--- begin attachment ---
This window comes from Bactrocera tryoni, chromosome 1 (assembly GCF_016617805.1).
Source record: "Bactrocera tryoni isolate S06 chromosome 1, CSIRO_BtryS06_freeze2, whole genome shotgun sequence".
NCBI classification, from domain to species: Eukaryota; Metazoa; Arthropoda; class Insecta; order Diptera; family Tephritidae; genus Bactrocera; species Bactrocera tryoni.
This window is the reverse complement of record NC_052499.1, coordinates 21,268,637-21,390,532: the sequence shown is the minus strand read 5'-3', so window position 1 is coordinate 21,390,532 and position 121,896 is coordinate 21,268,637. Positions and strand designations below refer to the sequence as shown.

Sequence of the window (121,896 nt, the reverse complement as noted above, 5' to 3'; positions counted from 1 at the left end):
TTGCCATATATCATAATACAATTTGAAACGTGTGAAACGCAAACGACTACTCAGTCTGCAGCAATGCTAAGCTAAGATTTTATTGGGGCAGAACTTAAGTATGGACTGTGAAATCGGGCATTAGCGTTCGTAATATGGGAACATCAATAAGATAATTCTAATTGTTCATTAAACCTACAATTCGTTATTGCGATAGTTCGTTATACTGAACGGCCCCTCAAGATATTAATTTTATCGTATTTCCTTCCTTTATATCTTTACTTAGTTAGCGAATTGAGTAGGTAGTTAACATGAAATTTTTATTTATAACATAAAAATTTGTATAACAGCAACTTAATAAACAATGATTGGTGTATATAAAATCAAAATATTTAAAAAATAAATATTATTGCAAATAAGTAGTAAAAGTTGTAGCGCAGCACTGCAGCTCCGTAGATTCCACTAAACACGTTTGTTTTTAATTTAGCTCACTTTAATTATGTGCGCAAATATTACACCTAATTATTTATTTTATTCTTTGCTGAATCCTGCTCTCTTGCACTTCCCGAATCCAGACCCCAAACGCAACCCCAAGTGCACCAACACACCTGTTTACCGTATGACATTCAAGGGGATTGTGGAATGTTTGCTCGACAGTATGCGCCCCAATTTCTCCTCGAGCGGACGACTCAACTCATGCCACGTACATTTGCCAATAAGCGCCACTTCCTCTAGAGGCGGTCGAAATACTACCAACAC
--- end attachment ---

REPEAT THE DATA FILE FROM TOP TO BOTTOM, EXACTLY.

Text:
This window comes from Bactrocera tryoni, chromosome 1 (assembly GCF_016617805.1).
Source record: "Bactrocera tryoni isolate S06 chromosome 1, CSIRO_BtryS06_freeze2, whole genome shotgun sequence".
NCBI classification, from domain to species: Eukaryota; Metazoa; Arthropoda; class Insecta; order Diptera; family Tephritidae; genus Bactrocera; species Bactrocera tryoni.
This window is the reverse complement of record NC_052499.1, coordinates 21,268,637-21,390,532: the sequence shown is the minus strand read 5'-3', so window position 1 is coordinate 21,390,532 and position 121,896 is coordinate 21,268,637. Positions and strand designations below refer to the sequence as shown.

Sequence of the window (121,896 nt, the reverse complement as noted above, 5' to 3'; positions counted from 1 at the left end):
TTGCCATATATCATAATACAATTTGAAACGTGTGAAACGCAAACGACTACTCAGTCTGCAGCAATGCTAAGCTAAGATTTTATTGGGGCAGAACTTAAGTATGGACTGTGAAATCGGGCATTAGCGTTCGTAATATGGGAACATCAATAAGATAATTCTAATTGTTCATTAAACCTACAATTCGTTATTGCGATAGTTCGTTATACTGAACGGCCCCTCAAGATATTAATTTTATCGTATTTCCTTCCTTTATATCTTTACTTAGTTAGCGAATTGAGTAGGTAGTTAACATGAAATTTTTATTTATAACATAAAAATTTGTATAACAGCAACTTAATAAACAATGATTGGTGTATATAAAATCAAAATATTTAAAAAATAAATATTATTGCAAATAAGTAGTAAAAGTTGTAGCGCAGCACTGCAGCTCCGTAGATTCCACTAAACACGTTTGTTTTTAATTTAGCTCACTTTAATTATGTGCGCAAATATTACACCTAATTATTTATTTTATTCTTTGCTGAATCCTGCTCTCTTGCACTTCCCGAATCCAGACCCCAAACGCAACCCCAAGTGCACCAACACACCTGTTTACCGTATGACATTCAAGGGGATTGTGGAATGTTTGCTCGACAGTATGCGCCCCAATTTCTCCTCGAGCGGACGACTCAACTCATGCCACGTACATTTGCCAATAAGCGCCACTTCCTCTAGAGGCGGTCGAAATACTACCAACAC